ANA Special Forces Impact the Course of Afghanistan
Some would say that Brigadier General Dadan Lawang, the commander of the Afghan National Army's Special Operations Command, has the most important job in Afghanistan today. Lawang, along with his fellow officers, is charged with building the nation's special-operations forces — the forces many Army leaders say will be "game changers" in Afghanistan.
"Our Commandos and Special Forces have a great history with U.S. Special Forces," said Lawang, during a visit to the U.S. Army John F. Kennedy Special Warfare Center and School, or SWCS, in June.
Lawang and a contingent from his command were at the school to observe training, discuss doctrine and explore the building of an NCO corps within the command.
"We have worked a long time together training," Lawang said. "Our hope is to learn the lessons that I can take back home for my own forces in the training and doctrine arena and incorporate them in our training."
Lawang's visit to the schoolhouse comes at a critical time in the development of the Afghan special-operations forces. While most American forces are familiar with the Afghan Commandos, the Afghan Special Forces are in their infancy, having graduated only a handful of classes from its qualification course since the inception of the force. The creation of the Special Forces will build on the achievements of the Commandos, a direct-action force. The Afghan Special Forces, like their American counterparts, are trained to act in the indirect realm and have already begun building relationships and long-term commitments in villages throughout Afghanistan.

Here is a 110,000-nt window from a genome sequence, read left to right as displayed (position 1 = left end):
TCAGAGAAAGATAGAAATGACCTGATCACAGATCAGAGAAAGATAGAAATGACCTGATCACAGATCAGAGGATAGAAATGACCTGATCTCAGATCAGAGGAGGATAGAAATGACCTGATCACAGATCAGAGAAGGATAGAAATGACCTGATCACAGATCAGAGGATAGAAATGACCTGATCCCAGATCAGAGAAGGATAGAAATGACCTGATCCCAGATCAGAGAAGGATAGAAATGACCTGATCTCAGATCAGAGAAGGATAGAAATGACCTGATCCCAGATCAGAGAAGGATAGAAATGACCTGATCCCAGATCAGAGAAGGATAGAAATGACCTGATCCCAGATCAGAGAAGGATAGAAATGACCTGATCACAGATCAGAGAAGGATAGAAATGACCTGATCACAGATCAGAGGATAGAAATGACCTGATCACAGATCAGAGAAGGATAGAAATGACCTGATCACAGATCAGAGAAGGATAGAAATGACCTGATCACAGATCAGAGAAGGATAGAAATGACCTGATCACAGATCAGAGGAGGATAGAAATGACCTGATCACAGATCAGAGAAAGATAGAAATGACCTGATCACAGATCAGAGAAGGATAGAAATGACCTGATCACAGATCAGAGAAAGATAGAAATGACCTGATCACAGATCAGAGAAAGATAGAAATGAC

"In the Afghanistan Special Operations Command, we have a long-term commitment with the U.S. Army Special Operations Command," said Lawang. "They have always helped and supported us. Lt. Gen. John Mulholland (commander, U.S. Army Special Operations Command) and Brig. Gen. Ed Reeder (commander, U.S. Army Special Forces Command) recognize this commitment and have promised that they will be here with us for a long time."
The commitment Lawang speaks of extends to the sharing of lessons learned and helping establish and create a professional force in Afghanistan.
"Our main responsibilities are policy, doctrine, training and equipping the force," explained Lawang. "As we move forward, we are providing better command and control for our force, and our goal is to go out and be operational."
To meet that goal, the Afghan command has established a school similar to SWCS, the training center and proponent of Army special-operation forces.
"It is a school of excellence where we are teaching our commandos and our SF candidates," said Lawang.
Lawang hopes to take some of the things he saw while visiting SWCS back to his country and implement them within his command and training.
The Afghan special-operations leaders spent time at the SWCS NCO Academy, Directorate of Regional Studies and Education and Directorate of Training and Doctrine, and they see these activities' missions as integral to the creation of a professional force.
Lawang was particularly impressed by the training conducted at the Joint Special Operations Medical Training Center.
"This is the most comprehensive training I have seen. It is most amazing," said Lawang. "I haven't seen such training in my life and would like to see one day this kind of training for my forces."
Growth of the Force
There are currently nine active commando battalions and one SF battalion operating under the auspices of the Afghan Special Operations Command. Lawang and his staff are planning for the growth of the forces to two Commando brigades, one SF brigade, one training brigade, one support brigade and one strategic battalion.
The growth will include the establishment of a civil-affairs and military-information-support force, which will have the specific task of engaging the Afghan populace.